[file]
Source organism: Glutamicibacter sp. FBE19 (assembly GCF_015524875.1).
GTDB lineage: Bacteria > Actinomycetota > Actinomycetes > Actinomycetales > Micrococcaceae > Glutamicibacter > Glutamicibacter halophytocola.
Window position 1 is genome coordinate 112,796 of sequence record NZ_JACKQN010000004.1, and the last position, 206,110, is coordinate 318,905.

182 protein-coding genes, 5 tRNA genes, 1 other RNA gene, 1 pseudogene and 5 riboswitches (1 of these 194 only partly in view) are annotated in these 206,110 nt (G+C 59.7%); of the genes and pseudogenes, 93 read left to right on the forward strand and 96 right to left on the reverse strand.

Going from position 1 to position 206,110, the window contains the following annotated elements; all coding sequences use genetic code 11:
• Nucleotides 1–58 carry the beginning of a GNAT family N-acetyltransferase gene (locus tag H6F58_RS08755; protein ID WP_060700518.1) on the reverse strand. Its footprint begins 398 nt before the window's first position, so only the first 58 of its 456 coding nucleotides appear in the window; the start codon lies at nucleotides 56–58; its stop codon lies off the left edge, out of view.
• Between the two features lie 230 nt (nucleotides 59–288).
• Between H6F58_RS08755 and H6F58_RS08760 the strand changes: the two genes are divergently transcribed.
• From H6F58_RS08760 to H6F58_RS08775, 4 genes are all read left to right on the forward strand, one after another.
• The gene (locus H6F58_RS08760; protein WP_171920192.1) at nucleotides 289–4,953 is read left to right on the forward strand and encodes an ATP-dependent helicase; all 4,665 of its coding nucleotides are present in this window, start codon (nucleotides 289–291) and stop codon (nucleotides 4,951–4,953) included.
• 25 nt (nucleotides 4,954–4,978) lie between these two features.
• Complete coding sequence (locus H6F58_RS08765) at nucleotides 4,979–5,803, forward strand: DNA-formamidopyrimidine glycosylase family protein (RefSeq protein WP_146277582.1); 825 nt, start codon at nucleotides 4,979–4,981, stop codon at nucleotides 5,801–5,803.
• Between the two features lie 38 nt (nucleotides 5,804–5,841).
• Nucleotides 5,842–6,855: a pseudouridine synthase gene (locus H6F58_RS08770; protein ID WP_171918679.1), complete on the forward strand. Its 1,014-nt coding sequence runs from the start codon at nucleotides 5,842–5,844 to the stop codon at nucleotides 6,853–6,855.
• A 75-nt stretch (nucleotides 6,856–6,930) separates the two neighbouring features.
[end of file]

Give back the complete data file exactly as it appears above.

Source organism: Glutamicibacter sp. FBE19 (assembly GCF_015524875.1).
GTDB lineage: Bacteria > Actinomycetota > Actinomycetes > Actinomycetales > Micrococcaceae > Glutamicibacter > Glutamicibacter halophytocola.
Window position 1 is genome coordinate 112,796 of sequence record NZ_JACKQN010000004.1, and the last position, 206,110, is coordinate 318,905.

182 protein-coding genes, 5 tRNA genes, 1 other RNA gene, 1 pseudogene and 5 riboswitches (1 of these 194 only partly in view) are annotated in these 206,110 nt (G+C 59.7%); of the genes and pseudogenes, 93 read left to right on the forward strand and 96 right to left on the reverse strand.

Going from position 1 to position 206,110, the window contains the following annotated elements; all coding sequences use genetic code 11:
• Nucleotides 1–58 carry the beginning of a GNAT family N-acetyltransferase gene (locus tag H6F58_RS08755; protein ID WP_060700518.1) on the reverse strand. Its footprint begins 398 nt before the window's first position, so only the first 58 of its 456 coding nucleotides appear in the window; the start codon lies at nucleotides 56–58; its stop codon lies off the left edge, out of view.
• Between the two features lie 230 nt (nucleotides 59–288).
• Between H6F58_RS08755 and H6F58_RS08760 the strand changes: the two genes are divergently transcribed.
• From H6F58_RS08760 to H6F58_RS08775, 4 genes are all read left to right on the forward strand, one after another.
• The gene (locus H6F58_RS08760; protein WP_171920192.1) at nucleotides 289–4,953 is read left to right on the forward strand and encodes an ATP-dependent helicase; all 4,665 of its coding nucleotides are present in this window, start codon (nucleotides 289–291) and stop codon (nucleotides 4,951–4,953) included.
• 25 nt (nucleotides 4,954–4,978) lie between these two features.
• Complete coding sequence (locus H6F58_RS08765) at nucleotides 4,979–5,803, forward strand: DNA-formamidopyrimidine glycosylase family protein (RefSeq protein WP_146277582.1); 825 nt, start codon at nucleotides 4,979–4,981, stop codon at nucleotides 5,801–5,803.
• Between the two features lie 38 nt (nucleotides 5,804–5,841).
• Nucleotides 5,842–6,855: a pseudouridine synthase gene (locus H6F58_RS08770; protein ID WP_171918679.1), complete on the forward strand. Its 1,014-nt coding sequence runs from the start codon at nucleotides 5,842–5,844 to the stop codon at nucleotides 6,853–6,855.
• A 75-nt stretch (nucleotides 6,856–6,930) separates the two neighbouring features.